But please make sure that what you’re writing is physically possible. I won’t go into too much detail (the original 18+ blog post can be read on my website lucykeeling.com) but look out for clothes magically disappearing, and an excess of arms etc. For brilliant examples of senses and sex scenes you can read pretty much anything by Talia Hibbert, Alisha Rai and Rachael Stewart.

4. Do I need to write sexy times?

No of course not. A heck of a lot of really good romance books are ‘closed door’. But will a sex scene show a personality insight that would otherwise be hard to get at? Will it move the story along? Will it add another layer, an additional conflict, or resolution? Then yes you might want to think about including it, especially if you’re not going to get these aspects in any other part of your story. Gorgeous stories that don’t include and don’t need to include sex can be found by Kiley Dunbar, Maxine Morrey and our very own Lucy Mitchell.

5. Consent & Contraception

If you write sex and it’s non-consensual then guess what? I’m not finishing that book. Sex has to be consented to. Simple as. It can be done simply, it can be done sexily, I honestly don’t care how, but it needs to be explicit consent.

On that note can we also talk contraception. If you fail to include contraception in your story, I’m thinking one thing and one thing only. The one with the uterus is getting pregnant, or a sexually transmitted disease. If you think writing Historical Romance gets you out of writing either consent or contraception think again. And if you need examples please see, Tessa Dare, Courtney Milan or Virginia Heath.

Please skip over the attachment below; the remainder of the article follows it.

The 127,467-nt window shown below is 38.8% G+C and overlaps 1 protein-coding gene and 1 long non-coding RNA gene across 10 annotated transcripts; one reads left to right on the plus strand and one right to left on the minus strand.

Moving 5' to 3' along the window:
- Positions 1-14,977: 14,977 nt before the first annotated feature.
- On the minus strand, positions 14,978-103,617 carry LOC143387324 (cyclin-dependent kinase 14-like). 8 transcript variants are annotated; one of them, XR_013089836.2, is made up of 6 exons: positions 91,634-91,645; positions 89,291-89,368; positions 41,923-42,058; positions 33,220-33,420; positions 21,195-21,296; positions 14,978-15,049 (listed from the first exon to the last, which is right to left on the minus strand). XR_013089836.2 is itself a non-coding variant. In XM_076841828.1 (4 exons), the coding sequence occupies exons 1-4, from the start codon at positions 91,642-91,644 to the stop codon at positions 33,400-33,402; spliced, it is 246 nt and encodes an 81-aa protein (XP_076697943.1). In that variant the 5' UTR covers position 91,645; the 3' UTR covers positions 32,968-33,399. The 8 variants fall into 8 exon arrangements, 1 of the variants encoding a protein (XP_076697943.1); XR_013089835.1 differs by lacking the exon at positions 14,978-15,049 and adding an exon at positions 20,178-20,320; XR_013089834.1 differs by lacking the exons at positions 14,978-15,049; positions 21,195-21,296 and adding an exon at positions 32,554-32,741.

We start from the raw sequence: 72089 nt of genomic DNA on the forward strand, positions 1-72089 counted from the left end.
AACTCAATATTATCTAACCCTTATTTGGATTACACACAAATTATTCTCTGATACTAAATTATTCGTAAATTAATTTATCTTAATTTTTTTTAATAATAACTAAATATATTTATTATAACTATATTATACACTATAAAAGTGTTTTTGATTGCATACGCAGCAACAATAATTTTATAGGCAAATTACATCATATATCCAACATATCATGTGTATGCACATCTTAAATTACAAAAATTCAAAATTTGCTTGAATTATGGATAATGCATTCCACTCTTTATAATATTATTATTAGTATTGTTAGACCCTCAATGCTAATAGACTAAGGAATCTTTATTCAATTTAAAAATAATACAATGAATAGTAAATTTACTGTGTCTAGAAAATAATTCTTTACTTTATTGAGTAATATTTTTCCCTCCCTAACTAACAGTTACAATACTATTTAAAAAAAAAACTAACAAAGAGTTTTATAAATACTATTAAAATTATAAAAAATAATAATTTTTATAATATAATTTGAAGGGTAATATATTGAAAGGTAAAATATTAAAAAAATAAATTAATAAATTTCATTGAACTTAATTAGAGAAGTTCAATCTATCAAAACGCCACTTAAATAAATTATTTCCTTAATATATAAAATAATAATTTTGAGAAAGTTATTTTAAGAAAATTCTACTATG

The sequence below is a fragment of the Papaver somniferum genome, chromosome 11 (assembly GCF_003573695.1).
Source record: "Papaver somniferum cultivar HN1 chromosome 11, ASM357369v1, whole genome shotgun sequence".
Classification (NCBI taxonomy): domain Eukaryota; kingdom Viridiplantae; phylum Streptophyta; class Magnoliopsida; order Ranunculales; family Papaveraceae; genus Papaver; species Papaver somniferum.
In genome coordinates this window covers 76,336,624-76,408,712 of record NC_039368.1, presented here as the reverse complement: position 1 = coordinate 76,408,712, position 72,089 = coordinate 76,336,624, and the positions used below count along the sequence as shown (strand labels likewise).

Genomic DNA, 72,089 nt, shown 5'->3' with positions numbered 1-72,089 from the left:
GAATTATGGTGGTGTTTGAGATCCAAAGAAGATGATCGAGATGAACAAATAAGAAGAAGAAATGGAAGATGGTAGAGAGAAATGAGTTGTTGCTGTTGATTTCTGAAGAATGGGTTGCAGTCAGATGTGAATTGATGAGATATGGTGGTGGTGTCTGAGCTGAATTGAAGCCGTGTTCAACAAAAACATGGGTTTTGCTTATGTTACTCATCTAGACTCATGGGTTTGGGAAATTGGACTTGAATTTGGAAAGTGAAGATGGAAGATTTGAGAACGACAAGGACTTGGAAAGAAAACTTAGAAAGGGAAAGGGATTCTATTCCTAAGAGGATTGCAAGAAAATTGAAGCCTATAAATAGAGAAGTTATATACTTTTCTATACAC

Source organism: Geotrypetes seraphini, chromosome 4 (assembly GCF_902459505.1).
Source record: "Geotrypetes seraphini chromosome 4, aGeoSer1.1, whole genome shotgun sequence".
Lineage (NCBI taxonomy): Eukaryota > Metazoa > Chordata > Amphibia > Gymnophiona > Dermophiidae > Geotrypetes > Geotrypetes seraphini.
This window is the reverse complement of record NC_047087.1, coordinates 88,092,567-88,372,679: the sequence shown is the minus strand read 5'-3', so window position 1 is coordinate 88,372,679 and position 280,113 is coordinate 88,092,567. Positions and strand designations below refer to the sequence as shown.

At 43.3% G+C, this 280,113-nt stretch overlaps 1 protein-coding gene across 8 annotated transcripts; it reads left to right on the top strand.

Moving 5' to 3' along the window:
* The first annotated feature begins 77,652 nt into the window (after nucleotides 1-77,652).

So, there you have it, off you go and write all the steaminess your heart desires.

Good luck with the words,

Lucy K x

If you want to check out Lucy Keeling’s novel, Make It Up To You, please click here.

Don’t miss my blog tomorrow as I have a very important book review 🥰📚❤️

10 Lessons I Learned From 6 Years of Blogging #Blogger

This is a strange time to be living in right now. The world feels like it’s in chaos. So, this week I have decided to write about something which gives me strength and makes me positive; my blog.

I am a few weeks away from my 6th year blogging anniversary. Still can’t believe I have been blogging for that long. What started out as something to give me a break from my squabbling children, rugby mad husband and boisterous pets on wet Sunday afternoons has turned into a big part of my life.

Here are 10 lessons from my 6 years of blogging: